With maison book girl’s “cotoeri,” idol music moves one step closer to the future? Maybe.
Producer and songwriter Kenta Sakurai used a Japanese computer writing system to generate the lyrics for the song. I’m not going to pretend to understand the mechanics of how this happened - I specifically avoided computer science courses in my life, much to my financial disappointment - but based on what I’ve seen Sakurai uploaded various words into a program, and said AI (named cotoeri, natch) created the lyrics for this song. Shout out to Sou, at Arama They Didn’t, for offering the most coherent version of this:
The computer-generated words are the hook, so let’s focus on those first, even if it is hardly the best part of “cotoeri.” If you had told me “an idol group is going to turn to AI for words,” maison book girl wouldn’t have been my first guess. Whereas plenty of units basically sing about the same subjects over and over again, maison book girl have developed a very specific theme to their work, one that’s darker, lonelier and more complex than most. A song such as “faithlessness” shines thanks to the way the words develop, telling a story that builds up to an emotional release.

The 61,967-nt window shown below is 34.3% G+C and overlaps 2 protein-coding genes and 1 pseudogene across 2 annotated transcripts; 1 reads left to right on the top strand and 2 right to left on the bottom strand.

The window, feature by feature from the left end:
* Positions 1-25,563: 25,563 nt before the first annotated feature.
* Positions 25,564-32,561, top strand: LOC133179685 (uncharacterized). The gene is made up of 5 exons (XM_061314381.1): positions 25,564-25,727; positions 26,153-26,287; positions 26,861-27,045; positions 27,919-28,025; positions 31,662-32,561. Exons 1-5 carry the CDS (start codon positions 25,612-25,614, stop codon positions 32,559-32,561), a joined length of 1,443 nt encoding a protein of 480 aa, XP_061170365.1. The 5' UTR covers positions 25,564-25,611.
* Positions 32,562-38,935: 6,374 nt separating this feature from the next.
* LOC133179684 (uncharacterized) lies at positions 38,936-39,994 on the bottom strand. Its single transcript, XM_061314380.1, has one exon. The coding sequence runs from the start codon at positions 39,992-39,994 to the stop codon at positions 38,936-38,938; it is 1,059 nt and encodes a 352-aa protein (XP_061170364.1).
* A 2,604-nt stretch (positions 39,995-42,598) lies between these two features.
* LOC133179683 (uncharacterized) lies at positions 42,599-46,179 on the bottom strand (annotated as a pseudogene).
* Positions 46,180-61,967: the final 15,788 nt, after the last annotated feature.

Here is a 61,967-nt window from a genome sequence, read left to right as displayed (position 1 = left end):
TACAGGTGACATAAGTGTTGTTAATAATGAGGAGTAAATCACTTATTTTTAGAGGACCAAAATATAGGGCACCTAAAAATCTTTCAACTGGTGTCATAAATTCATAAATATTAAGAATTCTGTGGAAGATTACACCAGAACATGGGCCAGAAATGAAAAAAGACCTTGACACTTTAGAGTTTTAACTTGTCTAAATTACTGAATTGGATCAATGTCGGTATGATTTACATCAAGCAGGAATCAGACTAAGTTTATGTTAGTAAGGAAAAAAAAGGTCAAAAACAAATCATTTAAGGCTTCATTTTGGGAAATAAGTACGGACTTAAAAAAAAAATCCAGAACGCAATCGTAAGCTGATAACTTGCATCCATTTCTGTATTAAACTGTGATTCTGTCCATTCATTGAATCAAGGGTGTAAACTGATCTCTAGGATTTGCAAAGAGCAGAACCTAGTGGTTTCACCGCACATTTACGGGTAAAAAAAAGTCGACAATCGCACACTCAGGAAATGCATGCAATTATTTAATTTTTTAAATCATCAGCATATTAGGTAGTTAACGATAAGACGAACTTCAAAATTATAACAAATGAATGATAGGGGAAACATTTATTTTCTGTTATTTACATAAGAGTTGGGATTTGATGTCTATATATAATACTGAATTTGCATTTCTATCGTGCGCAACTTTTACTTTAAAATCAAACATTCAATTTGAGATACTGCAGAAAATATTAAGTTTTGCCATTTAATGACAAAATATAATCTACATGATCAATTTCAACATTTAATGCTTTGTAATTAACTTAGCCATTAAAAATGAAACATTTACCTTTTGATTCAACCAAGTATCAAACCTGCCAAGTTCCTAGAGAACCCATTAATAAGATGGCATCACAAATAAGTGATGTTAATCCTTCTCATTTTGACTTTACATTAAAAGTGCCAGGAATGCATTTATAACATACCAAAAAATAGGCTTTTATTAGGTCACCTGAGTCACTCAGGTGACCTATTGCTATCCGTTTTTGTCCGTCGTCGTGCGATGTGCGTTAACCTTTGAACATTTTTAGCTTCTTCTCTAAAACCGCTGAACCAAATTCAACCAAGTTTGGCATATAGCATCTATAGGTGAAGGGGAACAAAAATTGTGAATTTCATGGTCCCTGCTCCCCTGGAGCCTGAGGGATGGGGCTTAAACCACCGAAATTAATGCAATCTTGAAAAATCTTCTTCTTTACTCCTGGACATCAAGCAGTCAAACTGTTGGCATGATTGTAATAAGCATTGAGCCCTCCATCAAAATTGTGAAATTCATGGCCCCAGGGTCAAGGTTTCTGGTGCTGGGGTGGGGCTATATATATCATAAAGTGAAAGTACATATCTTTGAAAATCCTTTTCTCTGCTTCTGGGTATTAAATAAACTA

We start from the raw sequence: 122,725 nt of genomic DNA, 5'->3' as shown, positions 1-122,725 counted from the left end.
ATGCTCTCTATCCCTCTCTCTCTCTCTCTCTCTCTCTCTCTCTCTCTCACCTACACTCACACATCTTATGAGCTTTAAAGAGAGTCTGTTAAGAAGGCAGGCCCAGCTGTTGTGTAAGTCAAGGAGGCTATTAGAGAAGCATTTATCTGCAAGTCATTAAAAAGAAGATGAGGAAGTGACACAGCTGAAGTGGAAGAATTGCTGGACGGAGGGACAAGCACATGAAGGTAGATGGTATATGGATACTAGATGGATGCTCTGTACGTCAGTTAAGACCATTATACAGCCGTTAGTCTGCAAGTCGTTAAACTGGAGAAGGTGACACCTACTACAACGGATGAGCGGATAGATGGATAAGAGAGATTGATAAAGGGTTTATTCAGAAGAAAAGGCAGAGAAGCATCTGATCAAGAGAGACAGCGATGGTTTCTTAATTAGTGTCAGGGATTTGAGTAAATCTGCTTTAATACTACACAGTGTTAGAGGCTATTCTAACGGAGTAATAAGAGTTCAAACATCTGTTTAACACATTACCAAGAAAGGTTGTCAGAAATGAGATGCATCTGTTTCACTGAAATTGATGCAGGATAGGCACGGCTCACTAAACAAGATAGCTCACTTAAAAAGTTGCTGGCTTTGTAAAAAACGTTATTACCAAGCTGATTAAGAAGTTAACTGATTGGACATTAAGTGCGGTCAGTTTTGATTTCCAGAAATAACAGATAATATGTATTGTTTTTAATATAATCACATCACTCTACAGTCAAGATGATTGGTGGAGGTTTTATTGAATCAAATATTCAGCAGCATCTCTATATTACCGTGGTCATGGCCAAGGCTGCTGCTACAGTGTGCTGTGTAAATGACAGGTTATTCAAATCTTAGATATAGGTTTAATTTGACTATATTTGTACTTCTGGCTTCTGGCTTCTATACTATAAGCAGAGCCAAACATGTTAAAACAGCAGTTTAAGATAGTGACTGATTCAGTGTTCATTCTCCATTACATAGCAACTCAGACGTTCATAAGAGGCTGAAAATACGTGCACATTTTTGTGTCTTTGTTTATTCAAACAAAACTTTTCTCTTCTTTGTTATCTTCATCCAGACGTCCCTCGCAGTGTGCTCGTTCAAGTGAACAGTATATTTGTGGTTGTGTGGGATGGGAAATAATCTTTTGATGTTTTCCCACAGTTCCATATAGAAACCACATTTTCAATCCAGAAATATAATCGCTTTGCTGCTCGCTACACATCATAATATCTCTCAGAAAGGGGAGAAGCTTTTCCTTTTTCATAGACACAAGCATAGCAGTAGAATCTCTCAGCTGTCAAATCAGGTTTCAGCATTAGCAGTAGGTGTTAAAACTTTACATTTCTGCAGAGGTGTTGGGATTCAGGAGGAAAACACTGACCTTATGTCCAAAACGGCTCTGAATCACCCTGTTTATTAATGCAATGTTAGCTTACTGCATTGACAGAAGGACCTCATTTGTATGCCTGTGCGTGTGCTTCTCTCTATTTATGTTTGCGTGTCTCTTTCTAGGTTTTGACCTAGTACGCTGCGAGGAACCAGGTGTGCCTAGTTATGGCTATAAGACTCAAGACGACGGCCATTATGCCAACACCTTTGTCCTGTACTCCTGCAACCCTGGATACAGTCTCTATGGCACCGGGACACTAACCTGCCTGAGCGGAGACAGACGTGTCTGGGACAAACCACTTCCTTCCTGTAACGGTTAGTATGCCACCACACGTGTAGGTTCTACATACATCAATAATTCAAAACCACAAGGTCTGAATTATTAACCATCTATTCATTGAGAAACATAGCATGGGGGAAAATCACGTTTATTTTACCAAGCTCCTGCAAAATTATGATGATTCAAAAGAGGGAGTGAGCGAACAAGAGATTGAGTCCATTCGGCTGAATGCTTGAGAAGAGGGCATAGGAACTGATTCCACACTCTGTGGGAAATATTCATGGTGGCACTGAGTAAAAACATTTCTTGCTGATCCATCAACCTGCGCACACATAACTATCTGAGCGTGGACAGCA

But “cotoeri’s” digi-developed words work, thanks to how disorienting they are. The computer’s writing isn’t particularly coherent, and it even feels like a stretch to label them 'poetic.' Yet I get the feeling Sakurai and the group embrace the confusing feel this process results in, in the same way some authors pick random phrases out of a hat to write stories. There’s something unnerving about these words (semi-metaphors?) coming together and being sung so straight-faced.
Which loops us back to what really makes “cotoeri” work, which is all the human elements going into it. Someone has to sing this, and the members of maison book girl give even the most eye-cocking lines here an earnest read. Sakurai’s music helps too, adding in violin swoops and signature xylophone sounds, upping the drama significantly. The chorus offers a nice bounce, while the percussion throughout offers a nice uneasy feeling.
In the end, “cotoeri” works because of the human touches. Take that, computers.
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